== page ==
Practicing Archaeology: A Training Manual for Cultural Resources Archaeology

By Driskell, Boyce N. | Southeastern Archaeology, Summer 2006 | Go to article overview

Practicing Archaeology: A Training Manual for Cultural Resources Archaeology


Driskell, Boyce N., Southeastern Archaeology


Practicing Archaeology: A Training Manual for Cultural Resources Archaeology. THOMAS W. NEUMAN and ROBERT M. SANFORD. AltaMira Press, Walnut Creek, CA, 2001. 295 pp., biblio., 2 appendices. $78.00 (cloth), ISBN 0-7591-0094-2.

Reviewed by Boyce N. Driskell

For the past two summers, I have offered an archaeological field school dedicated to the subject of practicing archaeology; this volume has served as the textbook. According to the authors, Practicing Archaeology is a volume that "means to inform the reader about what is involved in doing professional archaeology, with particular attention given to those things that normally are not [sic] taught in a university setting but that are [sic] expected to be known by the student when entering private or government practice" (p. 4). Thus, after an introductory chapter that presents a background to practicing archaeology, they take the reader through a chapter devoted to the legal basis of the practice, followed by a chapter on proposals and contracts. The latter will likely be quite helpful to the prospective or newly practicing archaeologist, who rarely gets much background in college courses on the business of archaeology. Other chapters take the reader through the Phase I, II, and III process. The final two chapters treat laboratory processing, analysis, and reporting.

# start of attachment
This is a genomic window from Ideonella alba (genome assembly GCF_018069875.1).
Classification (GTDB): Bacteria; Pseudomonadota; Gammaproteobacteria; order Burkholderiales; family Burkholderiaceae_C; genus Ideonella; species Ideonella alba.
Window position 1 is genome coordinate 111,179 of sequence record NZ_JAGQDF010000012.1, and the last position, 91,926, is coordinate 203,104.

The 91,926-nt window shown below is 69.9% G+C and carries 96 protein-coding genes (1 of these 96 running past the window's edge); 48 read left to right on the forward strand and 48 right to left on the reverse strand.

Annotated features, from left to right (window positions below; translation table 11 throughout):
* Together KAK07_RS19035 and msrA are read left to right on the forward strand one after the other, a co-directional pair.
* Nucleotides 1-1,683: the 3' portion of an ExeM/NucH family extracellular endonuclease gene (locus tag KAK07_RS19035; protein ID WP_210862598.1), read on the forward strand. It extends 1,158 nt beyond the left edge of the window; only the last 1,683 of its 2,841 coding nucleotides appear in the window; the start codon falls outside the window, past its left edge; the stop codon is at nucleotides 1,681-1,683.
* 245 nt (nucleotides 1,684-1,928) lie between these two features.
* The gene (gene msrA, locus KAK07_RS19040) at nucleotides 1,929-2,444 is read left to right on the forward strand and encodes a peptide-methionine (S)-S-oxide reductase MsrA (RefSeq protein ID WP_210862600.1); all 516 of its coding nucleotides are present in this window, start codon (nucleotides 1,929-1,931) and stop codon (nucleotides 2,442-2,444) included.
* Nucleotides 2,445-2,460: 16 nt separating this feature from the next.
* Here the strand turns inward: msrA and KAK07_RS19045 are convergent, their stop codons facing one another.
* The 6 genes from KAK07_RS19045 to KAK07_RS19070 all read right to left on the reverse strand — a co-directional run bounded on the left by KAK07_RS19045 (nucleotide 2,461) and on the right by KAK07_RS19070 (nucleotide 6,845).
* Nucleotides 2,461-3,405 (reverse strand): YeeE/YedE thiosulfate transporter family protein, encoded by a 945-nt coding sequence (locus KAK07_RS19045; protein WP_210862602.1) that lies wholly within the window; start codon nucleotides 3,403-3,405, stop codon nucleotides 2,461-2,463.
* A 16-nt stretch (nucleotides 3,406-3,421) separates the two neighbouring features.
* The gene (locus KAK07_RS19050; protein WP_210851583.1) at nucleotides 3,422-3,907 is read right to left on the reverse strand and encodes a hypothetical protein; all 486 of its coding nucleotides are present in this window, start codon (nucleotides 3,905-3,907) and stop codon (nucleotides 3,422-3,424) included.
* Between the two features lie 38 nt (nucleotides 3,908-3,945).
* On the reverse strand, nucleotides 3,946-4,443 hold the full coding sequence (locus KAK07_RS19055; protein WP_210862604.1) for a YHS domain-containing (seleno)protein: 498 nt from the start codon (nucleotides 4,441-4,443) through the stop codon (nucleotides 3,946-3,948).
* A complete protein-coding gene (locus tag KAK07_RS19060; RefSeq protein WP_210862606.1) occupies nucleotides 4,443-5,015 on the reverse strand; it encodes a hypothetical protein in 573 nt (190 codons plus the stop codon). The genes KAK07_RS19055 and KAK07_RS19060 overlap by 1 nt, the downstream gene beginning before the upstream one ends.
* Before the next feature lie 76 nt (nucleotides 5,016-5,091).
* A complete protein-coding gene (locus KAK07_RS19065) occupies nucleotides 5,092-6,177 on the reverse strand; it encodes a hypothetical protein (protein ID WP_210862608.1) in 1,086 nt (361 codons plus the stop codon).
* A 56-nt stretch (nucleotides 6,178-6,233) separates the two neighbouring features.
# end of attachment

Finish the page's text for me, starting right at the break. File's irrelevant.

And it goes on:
Before discussing other aspects of the book, I must express a bit of dismay as to why the authors and AltaMira Press have published two books that share most of their content. Both have 2001 publishing dates and neither refers to the other nor professes to be an update or expansion of the other. In fact, in the Preface of the other book, Cultural Resources Archaeology: An Introduction (reviewed in 2003 by David Brose in Southeastern Archaeology 22 [1]: 112-13), the reader is informed that the book gives "some sense of what a person needs to know-in addition to the standard classroom, field, and laboratory courses-to archaeology after he or she gets out of college." This seems to be about the same goal as articulated for the volume reviewed here.

Perhaps the authors intended to make Practicing Archaeology more useful as a textbook by organizing the book's sections with hierarchical section numbers and a brief introduction to each chapter that reads like a student study guide. Comparisons will also show that Practicing Archaeology offers expanded discussion of proposals and contracts with an extra chapter (chapter 3) devoted to the subject. Chapter 8 is also a fuller discussion of laboratory processing and analysis than found in the other book. Finally, the appendices are expanded in this version. Appendix A includes a photocopy of federal regulations as published in the Federal Register. This is useful but can become dated, which of course the authors recognize and they provide references elsewhere to websites where updated federal laws are published. Appendix B, titled "Basic Training," presents a discussion of training for the practicing archaeologist that is divided into auricular, field, and laboratory topics. While not agreeing necessarily in all particulars with their list of didactic and experiential credentials for practicing archaeology, I applaud Neumann and Sanford for going on the record in this very critical area of concern by today's practicing archaeologists. There is no glossary, as is found in Cultural Resources Archaeology: An Introduction, but there is an index which seems to be fairly comprehensive.

Chapter 1, a "brief history of extra-academic and professional archaeology," is the least successful discussion in the book. …

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